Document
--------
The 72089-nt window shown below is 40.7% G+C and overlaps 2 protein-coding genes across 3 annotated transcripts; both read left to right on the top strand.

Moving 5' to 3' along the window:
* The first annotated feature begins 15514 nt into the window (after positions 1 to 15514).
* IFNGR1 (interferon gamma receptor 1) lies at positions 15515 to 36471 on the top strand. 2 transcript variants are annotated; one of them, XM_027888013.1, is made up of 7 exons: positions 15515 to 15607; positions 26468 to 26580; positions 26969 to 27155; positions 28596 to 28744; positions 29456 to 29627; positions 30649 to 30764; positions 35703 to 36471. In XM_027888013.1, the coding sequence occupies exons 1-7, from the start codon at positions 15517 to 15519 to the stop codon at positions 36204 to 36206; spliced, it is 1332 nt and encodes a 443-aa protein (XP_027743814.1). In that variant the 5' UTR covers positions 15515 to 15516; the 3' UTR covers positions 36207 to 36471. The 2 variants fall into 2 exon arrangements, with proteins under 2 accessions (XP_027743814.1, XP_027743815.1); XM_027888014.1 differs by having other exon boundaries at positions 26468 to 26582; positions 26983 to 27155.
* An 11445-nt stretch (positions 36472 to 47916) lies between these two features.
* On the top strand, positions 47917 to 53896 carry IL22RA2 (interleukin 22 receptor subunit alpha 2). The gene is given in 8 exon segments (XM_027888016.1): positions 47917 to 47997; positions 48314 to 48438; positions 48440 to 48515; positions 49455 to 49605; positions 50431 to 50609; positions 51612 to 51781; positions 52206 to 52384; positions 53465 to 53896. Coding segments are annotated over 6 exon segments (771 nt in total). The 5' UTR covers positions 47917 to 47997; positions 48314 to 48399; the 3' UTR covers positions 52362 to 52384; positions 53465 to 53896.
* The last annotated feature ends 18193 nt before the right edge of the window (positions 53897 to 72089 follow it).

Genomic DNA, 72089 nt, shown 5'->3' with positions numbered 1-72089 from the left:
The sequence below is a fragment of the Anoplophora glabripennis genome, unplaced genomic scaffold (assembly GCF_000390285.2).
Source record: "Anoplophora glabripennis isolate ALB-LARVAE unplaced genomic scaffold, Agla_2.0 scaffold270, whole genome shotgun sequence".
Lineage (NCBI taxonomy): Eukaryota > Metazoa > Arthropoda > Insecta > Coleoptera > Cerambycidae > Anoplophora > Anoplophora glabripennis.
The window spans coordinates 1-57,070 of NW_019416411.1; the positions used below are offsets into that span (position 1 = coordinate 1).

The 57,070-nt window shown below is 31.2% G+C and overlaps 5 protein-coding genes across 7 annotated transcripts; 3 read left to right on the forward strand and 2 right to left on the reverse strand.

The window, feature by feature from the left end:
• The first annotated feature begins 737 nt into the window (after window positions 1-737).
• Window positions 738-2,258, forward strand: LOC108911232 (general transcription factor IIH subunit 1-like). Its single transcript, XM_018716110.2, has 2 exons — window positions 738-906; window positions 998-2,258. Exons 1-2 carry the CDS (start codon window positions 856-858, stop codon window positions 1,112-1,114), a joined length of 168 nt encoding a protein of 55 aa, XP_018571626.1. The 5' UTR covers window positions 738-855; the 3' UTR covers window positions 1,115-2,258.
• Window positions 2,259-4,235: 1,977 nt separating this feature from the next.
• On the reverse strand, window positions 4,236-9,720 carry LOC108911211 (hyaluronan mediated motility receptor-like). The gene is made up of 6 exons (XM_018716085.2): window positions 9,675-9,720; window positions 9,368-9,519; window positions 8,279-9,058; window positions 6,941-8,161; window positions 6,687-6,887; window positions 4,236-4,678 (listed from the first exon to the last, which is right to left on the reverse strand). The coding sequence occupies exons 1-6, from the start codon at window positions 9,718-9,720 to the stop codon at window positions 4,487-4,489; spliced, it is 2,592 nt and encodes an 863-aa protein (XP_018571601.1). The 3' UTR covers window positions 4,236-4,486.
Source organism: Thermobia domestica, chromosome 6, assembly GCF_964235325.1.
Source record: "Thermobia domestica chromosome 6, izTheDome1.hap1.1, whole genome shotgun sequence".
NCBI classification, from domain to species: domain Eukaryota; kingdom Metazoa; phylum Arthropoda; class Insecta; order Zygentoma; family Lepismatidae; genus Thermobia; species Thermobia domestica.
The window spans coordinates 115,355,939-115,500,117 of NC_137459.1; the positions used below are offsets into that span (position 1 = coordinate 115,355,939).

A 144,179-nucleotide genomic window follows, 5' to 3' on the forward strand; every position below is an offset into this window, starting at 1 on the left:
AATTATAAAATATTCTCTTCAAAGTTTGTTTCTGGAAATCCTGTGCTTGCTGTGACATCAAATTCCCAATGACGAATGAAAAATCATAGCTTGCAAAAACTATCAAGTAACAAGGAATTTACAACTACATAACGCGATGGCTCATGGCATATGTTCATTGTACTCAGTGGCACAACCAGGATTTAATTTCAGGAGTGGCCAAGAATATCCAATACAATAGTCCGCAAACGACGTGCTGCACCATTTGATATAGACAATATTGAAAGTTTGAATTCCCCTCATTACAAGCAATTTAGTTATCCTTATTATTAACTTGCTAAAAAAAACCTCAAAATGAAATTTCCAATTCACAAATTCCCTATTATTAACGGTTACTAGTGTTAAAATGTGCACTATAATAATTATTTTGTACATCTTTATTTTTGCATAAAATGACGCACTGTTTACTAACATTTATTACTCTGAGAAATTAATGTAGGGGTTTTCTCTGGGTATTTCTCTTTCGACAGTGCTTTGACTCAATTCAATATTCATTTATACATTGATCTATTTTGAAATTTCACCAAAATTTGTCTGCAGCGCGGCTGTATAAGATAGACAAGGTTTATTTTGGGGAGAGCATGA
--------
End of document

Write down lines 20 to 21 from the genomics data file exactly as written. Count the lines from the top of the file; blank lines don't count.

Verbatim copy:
Source record: "Thermobia domestica chromosome 6, izTheDome1.hap1.1, whole genome shotgun sequence".
NCBI classification, from domain to species: domain Eukaryota; kingdom Metazoa; phylum Arthropoda; class Insecta; order Zygentoma; family Lepismatidae; genus Thermobia; species Thermobia domestica.